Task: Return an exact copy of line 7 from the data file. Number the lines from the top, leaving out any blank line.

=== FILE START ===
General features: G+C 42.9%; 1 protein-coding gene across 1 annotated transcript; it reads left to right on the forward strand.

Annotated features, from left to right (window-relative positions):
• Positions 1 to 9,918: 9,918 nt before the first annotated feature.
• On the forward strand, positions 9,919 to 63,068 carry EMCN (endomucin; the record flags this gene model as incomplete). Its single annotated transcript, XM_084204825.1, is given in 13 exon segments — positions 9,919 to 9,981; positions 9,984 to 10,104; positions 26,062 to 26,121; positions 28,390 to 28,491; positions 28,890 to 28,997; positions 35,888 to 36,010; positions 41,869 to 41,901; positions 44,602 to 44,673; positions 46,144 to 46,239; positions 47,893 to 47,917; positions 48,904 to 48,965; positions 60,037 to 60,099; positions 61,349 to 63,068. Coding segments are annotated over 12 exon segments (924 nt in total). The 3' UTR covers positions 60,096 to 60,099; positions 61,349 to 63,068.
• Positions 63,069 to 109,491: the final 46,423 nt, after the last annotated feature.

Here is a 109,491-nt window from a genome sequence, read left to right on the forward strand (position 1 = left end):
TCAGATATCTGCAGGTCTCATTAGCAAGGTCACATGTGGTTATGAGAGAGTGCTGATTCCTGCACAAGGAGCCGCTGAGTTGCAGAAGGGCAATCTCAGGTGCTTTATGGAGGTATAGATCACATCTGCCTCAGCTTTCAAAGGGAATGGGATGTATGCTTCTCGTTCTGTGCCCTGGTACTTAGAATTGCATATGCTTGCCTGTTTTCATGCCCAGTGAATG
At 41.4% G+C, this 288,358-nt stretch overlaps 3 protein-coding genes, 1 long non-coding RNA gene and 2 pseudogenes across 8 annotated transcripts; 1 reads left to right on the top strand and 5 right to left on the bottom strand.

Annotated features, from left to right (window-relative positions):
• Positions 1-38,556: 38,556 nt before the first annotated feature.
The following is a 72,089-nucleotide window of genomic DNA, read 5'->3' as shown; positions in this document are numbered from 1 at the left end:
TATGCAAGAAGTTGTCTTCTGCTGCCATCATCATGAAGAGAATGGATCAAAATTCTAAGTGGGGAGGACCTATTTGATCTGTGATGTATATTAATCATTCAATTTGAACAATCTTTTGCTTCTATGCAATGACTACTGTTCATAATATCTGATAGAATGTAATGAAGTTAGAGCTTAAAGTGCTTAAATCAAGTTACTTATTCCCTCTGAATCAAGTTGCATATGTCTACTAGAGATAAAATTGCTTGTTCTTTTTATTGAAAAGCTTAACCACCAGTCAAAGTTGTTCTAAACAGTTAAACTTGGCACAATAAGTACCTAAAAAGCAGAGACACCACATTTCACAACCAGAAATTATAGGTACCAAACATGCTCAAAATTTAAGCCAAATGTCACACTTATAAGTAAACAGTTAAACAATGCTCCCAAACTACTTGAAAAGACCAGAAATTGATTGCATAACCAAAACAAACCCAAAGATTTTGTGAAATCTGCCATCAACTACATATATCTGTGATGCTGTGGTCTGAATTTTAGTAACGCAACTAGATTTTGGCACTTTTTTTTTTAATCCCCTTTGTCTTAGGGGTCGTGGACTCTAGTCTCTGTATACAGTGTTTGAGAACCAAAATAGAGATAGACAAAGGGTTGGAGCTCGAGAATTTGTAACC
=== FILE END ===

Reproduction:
TCAGATATCTGCAGGTCTCATTAGCAAGGTCACATGTGGTTATGAGAGAGTGCTGATTCCTGCACAAGGAGCCGCTGAGTTGCAGAAGGGCAATCTCAGGTGCTTTATGGAGGTATAGATCACATCTGCCTCAGCTTTCAAAGGGAATGGGATGTATGCTTCTCGTTCTGTGCCCTGGTACTTAGAATTGCATATGCTTGCCTGTTTTCATGCCCAGTGAATG